But using up aquifers isn't going to do it. Very few volcanoes pop up through sedimentary rocks anyway.

  7. Stan Gibilisco 2014.06.25

    This much I concede: My house is an energy waster, and I should do something about it.

    Climate change is a religion.

    So is teabaggery.

    That hobbit hole in Alaska looks better and better and better every day.

  8. Jerry 2014.06.25

    The first part of each sickness is to recognize the symptoms Stan, bully for you sir. With the right amount of planning and observations, of which I am confident you have, you could make that hobbit hole right there in your home turf.

    Climate change is a fact, religion is not.

    Teabaggery is a cult, that is the flavor of the day.

  9. lesliengland 2014.06.25

    google. today. (CNN) -- New research shows a major section of west Antarctica's ice sheet will completely melt in coming centuries and probably raise sea levels higher than previously predicted, revealing another impact from the world's changing climate.

  10. Stan Gibilisco 2014.06.25

    Time for me to turn off the snark generator.

    I will not try to prove that climate change is a hoax. I believe that it is taking place. Moreover, I also believe that human activity is making it happen faster than it would do if people did not exist.

    I also believe that expanding government power, imposing new taxes, and in general hamstringing the U.S. economy will not do anything of significance toward slowing down or stopping climate change. It would be like throwing a cup of water on a five-alarm fire.

    I have no real idea of how we solve this problem, except to cut the world population to 10 percent or less of its current number. That would be like chopping off your head to get rid of a headache. But it would probably work ...

    ... and nature might well do it for us as a result of pollution and global warming. Disease, extreme weather, famines ... and wars over resources such as cropland and water.

    Nor have I any idea of how we can stop perfectly good intellects from prostituting themselves on the alter of political ideologies, other than to do everything in my power to make sure that I don't let my own mind go down that way.

    I believe in climate change just as I believe in Christianity.

    But I do not advocate wrecking the livelhoods of people in order to make them all believe that the Son of Man died on their behalf and then rose again after three days.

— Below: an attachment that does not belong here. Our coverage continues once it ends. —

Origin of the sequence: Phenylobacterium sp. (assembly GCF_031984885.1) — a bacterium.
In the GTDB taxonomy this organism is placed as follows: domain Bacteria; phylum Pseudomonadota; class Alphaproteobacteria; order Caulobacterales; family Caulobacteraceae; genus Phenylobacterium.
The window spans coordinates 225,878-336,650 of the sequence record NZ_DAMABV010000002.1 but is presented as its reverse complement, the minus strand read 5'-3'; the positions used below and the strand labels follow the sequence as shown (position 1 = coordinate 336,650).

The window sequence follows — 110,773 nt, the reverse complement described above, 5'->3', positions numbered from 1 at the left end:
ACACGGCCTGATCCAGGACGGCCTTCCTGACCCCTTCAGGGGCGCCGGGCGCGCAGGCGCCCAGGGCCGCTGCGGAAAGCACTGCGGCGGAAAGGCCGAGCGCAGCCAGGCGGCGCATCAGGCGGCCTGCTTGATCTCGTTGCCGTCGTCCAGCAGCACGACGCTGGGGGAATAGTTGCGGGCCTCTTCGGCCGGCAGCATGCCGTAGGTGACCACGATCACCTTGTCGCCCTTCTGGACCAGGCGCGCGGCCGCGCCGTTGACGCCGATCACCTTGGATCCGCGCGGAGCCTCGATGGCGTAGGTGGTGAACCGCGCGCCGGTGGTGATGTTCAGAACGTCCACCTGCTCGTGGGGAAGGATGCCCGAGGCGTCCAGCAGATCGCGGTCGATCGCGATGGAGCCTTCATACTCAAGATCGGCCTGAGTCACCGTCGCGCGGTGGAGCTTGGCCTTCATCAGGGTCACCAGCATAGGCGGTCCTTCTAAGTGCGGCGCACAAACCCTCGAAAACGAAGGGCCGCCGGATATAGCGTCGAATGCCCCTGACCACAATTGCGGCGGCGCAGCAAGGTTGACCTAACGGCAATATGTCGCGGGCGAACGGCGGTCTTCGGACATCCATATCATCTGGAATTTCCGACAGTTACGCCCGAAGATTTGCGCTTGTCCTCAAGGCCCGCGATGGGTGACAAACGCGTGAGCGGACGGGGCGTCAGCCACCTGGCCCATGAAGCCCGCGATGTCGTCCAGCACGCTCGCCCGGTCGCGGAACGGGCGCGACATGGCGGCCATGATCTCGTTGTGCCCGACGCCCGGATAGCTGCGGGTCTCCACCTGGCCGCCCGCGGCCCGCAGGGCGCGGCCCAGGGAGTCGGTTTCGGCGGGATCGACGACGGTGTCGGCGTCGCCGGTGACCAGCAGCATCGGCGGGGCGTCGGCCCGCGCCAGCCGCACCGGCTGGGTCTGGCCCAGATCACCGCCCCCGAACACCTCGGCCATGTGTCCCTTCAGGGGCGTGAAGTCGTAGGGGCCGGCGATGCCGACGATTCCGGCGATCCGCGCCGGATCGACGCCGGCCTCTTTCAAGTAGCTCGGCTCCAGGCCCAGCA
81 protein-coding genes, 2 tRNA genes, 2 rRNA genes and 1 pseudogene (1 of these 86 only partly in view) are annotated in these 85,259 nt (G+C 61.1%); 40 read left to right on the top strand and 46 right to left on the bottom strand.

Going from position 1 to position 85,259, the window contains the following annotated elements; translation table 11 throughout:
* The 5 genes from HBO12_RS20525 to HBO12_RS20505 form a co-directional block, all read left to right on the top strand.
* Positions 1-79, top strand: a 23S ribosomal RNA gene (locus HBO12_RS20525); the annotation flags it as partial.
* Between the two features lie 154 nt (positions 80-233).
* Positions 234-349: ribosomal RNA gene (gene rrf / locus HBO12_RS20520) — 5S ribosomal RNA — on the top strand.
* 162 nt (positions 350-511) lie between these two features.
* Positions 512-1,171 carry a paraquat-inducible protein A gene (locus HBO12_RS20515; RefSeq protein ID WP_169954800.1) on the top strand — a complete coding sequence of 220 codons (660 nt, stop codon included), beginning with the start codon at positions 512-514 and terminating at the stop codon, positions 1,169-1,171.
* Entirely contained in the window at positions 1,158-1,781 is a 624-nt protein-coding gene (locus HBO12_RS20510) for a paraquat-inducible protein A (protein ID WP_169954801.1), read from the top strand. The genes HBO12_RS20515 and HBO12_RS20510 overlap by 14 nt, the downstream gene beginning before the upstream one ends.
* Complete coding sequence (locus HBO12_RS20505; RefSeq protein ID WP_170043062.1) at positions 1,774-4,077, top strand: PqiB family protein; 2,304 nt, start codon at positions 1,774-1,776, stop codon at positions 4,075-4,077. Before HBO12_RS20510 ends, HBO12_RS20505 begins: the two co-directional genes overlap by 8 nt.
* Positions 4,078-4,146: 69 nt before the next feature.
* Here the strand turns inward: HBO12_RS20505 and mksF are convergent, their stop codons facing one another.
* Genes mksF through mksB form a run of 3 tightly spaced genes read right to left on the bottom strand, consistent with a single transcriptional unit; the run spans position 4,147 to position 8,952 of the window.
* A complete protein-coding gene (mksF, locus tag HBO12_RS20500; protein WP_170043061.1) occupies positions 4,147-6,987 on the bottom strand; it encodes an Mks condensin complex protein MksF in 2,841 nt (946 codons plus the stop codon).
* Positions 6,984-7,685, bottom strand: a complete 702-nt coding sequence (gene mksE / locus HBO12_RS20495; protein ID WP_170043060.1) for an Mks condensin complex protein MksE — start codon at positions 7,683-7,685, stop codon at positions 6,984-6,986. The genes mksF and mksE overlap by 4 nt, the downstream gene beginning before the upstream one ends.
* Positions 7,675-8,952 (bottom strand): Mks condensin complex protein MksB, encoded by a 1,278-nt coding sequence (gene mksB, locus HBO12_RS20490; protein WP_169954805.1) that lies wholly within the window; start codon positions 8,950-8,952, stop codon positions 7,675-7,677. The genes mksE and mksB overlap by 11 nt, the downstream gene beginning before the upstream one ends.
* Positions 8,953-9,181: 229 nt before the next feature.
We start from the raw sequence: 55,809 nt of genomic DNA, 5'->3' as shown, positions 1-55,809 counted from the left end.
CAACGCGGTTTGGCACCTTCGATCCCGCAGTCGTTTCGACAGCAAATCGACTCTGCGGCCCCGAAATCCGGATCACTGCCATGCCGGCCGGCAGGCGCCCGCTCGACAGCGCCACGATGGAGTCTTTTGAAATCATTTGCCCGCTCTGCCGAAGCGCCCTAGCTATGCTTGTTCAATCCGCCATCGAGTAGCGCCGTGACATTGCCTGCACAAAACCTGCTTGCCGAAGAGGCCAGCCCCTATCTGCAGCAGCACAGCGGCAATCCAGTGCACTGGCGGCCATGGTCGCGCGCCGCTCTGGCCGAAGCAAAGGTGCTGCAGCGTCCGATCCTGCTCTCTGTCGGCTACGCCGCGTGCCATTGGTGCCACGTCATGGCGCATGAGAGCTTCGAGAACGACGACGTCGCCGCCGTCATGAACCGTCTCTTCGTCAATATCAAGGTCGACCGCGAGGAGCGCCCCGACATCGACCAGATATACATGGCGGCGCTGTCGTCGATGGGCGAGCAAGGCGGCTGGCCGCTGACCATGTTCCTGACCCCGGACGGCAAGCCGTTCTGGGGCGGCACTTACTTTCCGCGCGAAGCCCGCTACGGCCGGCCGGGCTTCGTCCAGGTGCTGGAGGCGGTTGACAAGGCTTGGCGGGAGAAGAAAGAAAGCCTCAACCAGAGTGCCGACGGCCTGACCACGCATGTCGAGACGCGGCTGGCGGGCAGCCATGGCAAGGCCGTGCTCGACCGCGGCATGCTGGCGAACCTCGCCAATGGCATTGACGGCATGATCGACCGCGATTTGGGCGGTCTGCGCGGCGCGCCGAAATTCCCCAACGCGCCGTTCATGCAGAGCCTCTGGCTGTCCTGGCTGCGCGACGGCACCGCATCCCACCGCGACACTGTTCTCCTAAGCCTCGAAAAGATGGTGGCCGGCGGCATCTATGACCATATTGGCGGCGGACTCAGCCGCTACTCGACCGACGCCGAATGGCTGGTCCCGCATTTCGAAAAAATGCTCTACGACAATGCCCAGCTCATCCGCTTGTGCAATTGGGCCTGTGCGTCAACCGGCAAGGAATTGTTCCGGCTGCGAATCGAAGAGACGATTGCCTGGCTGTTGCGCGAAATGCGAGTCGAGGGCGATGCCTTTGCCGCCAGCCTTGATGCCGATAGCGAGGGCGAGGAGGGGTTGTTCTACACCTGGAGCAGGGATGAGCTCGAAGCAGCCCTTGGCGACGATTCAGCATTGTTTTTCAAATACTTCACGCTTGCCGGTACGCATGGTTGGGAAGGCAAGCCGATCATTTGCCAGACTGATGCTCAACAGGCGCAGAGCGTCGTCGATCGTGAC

That home improvement will cost me money up front, and I happen to have the cash on hand to do it. It will pay for itself in, I calculate, two years.

    Not everyone is that lucky.

    The Chinese must think we are all one big crew of fools on a ship bent on sinking itself in the name of its own invented morality.

    The Democratic Party, the Republican Party, they have both devolved into religions.

    All religions are cults, say I.

    When you make your brave new world in which toilet paper dispensers have meters on them, my esophagus has a calorimeter in it, eggs and pink slime and sausage are all illegal ... leave me in that hobbit hole in Alaska, and if you come trying to roust me out and take my home from me, expect resistance.

  11. Jerry 2014.06.25

    I do not know about the rest of Madville, but for me, this was as eloquent of a decree as I have ever heard Stan, Bravo!

    One of the most important things I gathered from your decree is that you have optimism for your future. That is a positive mental attitude, nothing can slow you down man!

  12. Bill Dithmer 2014.06.25

    Stan speaks volumes

    The Blindman

  13. Douglas Wiken 2014.06.25

    Stan speaks volumes, but climate change is not religion and seriously considering the consequences of unrestrained human exploitation of fossil fuels is not "believing in" climate change. The phrase "believing in" has an implication of religious nonsense associated with it. One can choose to believe that global warming is equivalent to religion, but it might make more sense in believing human contribution to global warming is a kind of Russian roulette with some odds of complete disaster for human beings. Playing those odds is a bit like actual Russian roulette. It is not a game we need to be playing until the results are so obvious that every brain-dead Republican ideologue mythologist becomes convinced that he is doomed by global climate change after all. Ooops.